I feel despair quite a bit.
That may surprise people who know me personally.
I doubt very much that I come across as a person who experiences a lot of despair. I doubt that any of my family or friends would ever say, “Ed, you sure are filled with despair.”
And yet, the honest truth is that my heart is often filled with despair.
Not for anything in my own life, mind you.
I don’t think I’m that important.
But when I look around at the world, yes, the truth is that I feel a lot of despair.
I feel despair that a significant portion of people from my country continue to support Donald Trump as president.
I feel despair when I read about all the people from Syria who are fleeing their country, many of whom will live for years in refugee camps, with little or no hope for a future for themselves or their children.
I feel despair when I read about the millions of victims of human trafficking and sex trafficking, wondering how human beings can still treat each other that way in the 21st century.
I feel despair when I read about the awful treatment of animals in factory farms and in slaughterhouses, “living” only to be killed for food.
I feel despair with every case of rape, every case of sexual abuse, every case of physical abuse.
I feel despair when I learn that climate change is happening much faster than scientists predicted, that animal extinction is spiraling out of control, and that we’ve likely passed the point of no return.
I feel despair when I read about yet another person of color killed by the police without reason or justification.
I feel despair when I hear about all the people all over the world who are just struggling to survive, doing awful jobs that I can’t even imagine.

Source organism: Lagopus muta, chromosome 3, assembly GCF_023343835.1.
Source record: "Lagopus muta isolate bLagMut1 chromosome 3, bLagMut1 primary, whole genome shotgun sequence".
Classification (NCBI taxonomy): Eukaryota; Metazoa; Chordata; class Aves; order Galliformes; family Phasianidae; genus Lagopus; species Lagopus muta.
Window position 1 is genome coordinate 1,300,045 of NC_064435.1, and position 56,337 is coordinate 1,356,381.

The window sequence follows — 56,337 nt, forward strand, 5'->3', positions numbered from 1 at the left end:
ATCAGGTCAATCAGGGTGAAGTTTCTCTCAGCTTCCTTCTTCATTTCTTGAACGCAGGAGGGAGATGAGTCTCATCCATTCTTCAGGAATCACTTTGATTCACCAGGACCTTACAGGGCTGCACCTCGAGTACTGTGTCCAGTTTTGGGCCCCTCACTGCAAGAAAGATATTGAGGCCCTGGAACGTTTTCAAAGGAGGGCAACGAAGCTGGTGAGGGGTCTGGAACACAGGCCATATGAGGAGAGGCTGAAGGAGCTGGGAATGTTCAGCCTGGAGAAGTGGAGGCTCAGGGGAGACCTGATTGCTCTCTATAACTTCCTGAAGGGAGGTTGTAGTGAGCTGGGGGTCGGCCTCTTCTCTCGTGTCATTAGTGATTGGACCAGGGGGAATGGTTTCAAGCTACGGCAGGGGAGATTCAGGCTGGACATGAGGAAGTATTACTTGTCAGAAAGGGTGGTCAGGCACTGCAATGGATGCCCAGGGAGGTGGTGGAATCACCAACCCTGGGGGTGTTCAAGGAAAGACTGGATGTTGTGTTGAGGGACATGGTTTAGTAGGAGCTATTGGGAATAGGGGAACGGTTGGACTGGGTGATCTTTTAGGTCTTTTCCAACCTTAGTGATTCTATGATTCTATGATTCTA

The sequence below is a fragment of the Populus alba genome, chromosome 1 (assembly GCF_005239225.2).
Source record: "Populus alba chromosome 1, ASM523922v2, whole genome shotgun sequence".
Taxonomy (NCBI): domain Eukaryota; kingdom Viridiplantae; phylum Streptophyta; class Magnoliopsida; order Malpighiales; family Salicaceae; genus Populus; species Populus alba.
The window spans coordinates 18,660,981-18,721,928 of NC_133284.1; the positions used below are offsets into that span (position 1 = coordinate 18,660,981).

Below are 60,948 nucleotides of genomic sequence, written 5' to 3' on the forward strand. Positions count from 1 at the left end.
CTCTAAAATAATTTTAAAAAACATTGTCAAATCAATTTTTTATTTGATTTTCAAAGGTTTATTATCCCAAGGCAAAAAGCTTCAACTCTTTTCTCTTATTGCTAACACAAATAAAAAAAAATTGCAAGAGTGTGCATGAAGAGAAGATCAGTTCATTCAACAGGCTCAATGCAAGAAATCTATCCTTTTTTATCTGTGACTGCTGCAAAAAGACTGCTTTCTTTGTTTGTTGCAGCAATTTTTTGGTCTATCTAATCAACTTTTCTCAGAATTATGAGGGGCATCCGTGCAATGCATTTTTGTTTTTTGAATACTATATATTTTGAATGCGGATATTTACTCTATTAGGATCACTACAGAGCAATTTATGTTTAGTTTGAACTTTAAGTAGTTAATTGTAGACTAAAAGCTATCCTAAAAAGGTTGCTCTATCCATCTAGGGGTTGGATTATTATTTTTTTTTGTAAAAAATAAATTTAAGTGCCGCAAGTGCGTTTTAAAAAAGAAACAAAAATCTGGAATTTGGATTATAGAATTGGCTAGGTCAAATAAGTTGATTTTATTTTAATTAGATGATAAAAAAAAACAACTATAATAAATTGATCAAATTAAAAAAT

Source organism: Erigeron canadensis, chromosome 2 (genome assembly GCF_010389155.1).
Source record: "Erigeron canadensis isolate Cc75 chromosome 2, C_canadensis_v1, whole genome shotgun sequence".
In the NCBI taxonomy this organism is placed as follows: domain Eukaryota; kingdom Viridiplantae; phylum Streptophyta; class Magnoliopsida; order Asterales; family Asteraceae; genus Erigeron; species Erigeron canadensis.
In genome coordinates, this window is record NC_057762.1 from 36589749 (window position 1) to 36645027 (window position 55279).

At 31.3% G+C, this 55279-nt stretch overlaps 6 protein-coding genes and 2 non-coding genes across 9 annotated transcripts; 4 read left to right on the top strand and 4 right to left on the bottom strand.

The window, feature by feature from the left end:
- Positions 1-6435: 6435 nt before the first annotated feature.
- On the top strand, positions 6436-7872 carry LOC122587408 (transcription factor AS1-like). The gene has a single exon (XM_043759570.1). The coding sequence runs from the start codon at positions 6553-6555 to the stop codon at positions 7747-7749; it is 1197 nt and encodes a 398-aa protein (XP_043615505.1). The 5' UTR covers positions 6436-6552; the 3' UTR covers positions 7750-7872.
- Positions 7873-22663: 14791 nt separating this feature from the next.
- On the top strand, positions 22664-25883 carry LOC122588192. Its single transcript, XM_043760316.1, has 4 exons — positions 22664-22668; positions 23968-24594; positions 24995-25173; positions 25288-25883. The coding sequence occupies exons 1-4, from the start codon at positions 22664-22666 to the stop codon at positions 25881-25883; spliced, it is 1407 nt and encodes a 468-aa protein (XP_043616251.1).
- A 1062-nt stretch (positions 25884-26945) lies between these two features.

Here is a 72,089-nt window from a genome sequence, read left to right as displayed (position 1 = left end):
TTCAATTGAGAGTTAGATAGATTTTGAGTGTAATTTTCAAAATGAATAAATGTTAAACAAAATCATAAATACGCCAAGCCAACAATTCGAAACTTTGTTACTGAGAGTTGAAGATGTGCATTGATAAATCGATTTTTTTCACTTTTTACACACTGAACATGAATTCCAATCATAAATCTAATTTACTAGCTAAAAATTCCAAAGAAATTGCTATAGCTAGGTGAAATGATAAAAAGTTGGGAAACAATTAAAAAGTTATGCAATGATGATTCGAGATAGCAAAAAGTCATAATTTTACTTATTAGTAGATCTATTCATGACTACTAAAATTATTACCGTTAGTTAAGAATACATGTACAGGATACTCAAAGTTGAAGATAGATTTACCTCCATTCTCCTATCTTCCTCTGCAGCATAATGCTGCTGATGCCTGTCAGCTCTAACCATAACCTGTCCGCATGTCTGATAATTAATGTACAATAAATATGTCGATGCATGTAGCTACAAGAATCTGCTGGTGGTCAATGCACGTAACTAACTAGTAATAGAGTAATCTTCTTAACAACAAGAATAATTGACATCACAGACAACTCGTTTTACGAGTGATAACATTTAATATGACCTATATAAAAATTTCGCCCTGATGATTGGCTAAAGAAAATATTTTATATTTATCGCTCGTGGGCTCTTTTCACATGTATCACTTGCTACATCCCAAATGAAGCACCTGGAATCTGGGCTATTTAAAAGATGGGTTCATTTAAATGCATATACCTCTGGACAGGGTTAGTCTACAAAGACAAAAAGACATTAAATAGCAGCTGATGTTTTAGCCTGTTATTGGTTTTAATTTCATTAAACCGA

I feel despair when I think of all the children who want to go to school but are denied the opportunity because they had the misfortune to be born into poverty.
I feel despair whenever my wife tells me about a horrific case of animal abuse, like when she recently helped rescue a dog that had an eye cut out and was reduced to skin and bones.
All of these things and many, many more fill my heart with despair. And I can’t pretend that these things don’t happen, that they don’t exist.
Of course, I do my part to try and improve these conditions, but my efforts often feel so futile compared to the enormity of the problems.
Which just fills my heart with even more despair.
And yet, I choose not to give into my feelings of despair.
I choose the path of hope.
I choose hope over and over and over again.
Not out of any desire for personal happiness. Not because I can also read plenty of positive stories of people who are fighting to improve conditions around the world. And not because of a deep-seated belief that at some level people are basically good.
No, it’s not for any of those reasons—even though they all have value.
I choose hope for the simple reason that, ultimately, it’s the only path that makes sense to me.
If I give up hope for a better future for our planet, for the animals, for humanity, then I will have given up everything. And that, I refuse to do.
The power to choose hope in any situation is a precious gift and one that I cling to like a lifeboat.
The truth is that my heart feels a bit like Humpty Dumpty. It gets broken every single day, sometimes several times a day. And every time, I tape it back up using all the hope that I can muster.
Hope is what keeps my heart alive.
And so I leave you with this message:
I don’t know if you feel despair the way that I do. And if you do, maybe it’s for some of the same reasons. Or maybe it’s for completely different reasons. Either way, I urge you to find hope and to choose hope.
Find hope in whatever way and for whatever reason makes sense to you.
And when you find hope, plant it in strong soil, water it, and let it grow.
Because the world doesn’t need you giving in to despair. The world needs you choosing and living in hope—no matter what it takes.
Author: Ed Herzog
Editor: Nicole Cameron
Copy Editor: Sara Kärpänen